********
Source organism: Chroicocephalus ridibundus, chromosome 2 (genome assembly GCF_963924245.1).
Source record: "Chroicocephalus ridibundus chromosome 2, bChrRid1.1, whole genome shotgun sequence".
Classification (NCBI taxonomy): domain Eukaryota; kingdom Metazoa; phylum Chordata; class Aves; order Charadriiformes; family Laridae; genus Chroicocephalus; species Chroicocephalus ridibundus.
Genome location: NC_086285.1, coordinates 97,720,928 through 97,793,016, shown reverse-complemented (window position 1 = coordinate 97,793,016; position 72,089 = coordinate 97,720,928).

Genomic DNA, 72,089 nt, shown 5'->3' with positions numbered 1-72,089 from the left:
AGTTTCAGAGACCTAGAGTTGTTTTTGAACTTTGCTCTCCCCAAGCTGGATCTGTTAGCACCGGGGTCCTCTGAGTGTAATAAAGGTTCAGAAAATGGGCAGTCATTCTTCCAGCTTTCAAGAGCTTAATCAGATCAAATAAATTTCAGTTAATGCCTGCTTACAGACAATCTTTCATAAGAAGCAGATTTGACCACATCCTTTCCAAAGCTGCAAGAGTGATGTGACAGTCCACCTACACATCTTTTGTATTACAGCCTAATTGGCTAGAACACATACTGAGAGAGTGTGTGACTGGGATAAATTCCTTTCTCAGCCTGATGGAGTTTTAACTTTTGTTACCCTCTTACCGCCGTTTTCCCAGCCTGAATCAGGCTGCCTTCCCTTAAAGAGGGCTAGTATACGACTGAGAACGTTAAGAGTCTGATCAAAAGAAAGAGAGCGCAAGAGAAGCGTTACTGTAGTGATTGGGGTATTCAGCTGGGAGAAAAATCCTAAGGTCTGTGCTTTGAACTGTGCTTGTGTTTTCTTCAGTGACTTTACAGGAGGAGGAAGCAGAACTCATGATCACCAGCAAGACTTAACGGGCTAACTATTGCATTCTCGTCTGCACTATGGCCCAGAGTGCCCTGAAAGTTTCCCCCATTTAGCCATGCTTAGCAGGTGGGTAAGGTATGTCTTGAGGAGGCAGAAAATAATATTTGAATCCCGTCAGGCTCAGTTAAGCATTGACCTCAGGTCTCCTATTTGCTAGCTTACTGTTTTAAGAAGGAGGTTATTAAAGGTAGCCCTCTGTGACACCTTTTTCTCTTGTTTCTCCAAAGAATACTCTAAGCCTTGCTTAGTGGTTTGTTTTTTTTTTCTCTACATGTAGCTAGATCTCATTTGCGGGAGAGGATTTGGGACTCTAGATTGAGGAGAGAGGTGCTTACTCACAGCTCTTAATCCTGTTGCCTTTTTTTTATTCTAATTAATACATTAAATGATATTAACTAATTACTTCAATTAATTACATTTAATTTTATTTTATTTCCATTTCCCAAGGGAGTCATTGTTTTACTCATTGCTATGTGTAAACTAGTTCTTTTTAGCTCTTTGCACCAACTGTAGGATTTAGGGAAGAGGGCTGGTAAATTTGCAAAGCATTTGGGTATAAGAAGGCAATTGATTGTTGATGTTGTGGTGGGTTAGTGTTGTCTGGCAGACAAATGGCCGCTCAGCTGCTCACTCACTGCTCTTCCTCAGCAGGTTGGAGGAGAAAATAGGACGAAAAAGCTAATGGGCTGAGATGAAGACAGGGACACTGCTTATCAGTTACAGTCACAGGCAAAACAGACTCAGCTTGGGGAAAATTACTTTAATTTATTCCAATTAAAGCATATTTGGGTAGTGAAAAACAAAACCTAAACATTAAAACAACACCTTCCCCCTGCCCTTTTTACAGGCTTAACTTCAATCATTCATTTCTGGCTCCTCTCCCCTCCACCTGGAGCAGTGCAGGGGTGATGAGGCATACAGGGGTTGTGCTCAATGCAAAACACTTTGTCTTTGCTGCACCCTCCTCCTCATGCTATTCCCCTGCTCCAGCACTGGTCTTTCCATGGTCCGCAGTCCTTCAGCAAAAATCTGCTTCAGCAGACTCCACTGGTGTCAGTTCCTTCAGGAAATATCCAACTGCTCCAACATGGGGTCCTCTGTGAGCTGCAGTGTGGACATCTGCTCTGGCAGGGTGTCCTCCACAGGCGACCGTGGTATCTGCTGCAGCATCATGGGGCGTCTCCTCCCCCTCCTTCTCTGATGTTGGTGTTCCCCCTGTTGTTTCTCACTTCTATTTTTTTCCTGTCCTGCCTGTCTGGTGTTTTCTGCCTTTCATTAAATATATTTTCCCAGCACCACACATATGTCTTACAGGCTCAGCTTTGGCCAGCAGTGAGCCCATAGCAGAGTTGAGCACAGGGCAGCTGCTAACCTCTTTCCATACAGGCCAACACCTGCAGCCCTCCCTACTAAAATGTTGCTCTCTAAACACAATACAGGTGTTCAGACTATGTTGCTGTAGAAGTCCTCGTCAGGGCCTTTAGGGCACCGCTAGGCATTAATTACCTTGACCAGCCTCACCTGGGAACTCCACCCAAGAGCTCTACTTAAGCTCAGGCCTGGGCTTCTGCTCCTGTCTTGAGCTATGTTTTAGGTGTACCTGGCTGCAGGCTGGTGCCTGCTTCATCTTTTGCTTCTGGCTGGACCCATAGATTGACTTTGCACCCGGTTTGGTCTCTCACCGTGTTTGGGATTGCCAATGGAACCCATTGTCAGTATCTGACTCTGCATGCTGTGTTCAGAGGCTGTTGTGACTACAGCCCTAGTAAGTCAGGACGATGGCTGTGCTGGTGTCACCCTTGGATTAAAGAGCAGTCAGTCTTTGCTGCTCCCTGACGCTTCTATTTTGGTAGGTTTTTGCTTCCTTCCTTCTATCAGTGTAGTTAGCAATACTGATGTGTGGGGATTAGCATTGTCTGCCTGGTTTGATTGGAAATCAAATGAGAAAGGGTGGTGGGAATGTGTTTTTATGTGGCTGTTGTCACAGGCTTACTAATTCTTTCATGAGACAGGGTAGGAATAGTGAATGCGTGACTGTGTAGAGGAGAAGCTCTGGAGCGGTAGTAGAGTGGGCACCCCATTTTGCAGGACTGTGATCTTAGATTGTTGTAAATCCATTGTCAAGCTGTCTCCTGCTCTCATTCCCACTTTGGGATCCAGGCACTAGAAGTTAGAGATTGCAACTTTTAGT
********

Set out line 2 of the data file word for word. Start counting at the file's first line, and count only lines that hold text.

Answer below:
Source record: "Chroicocephalus ridibundus chromosome 2, bChrRid1.1, whole genome shotgun sequence".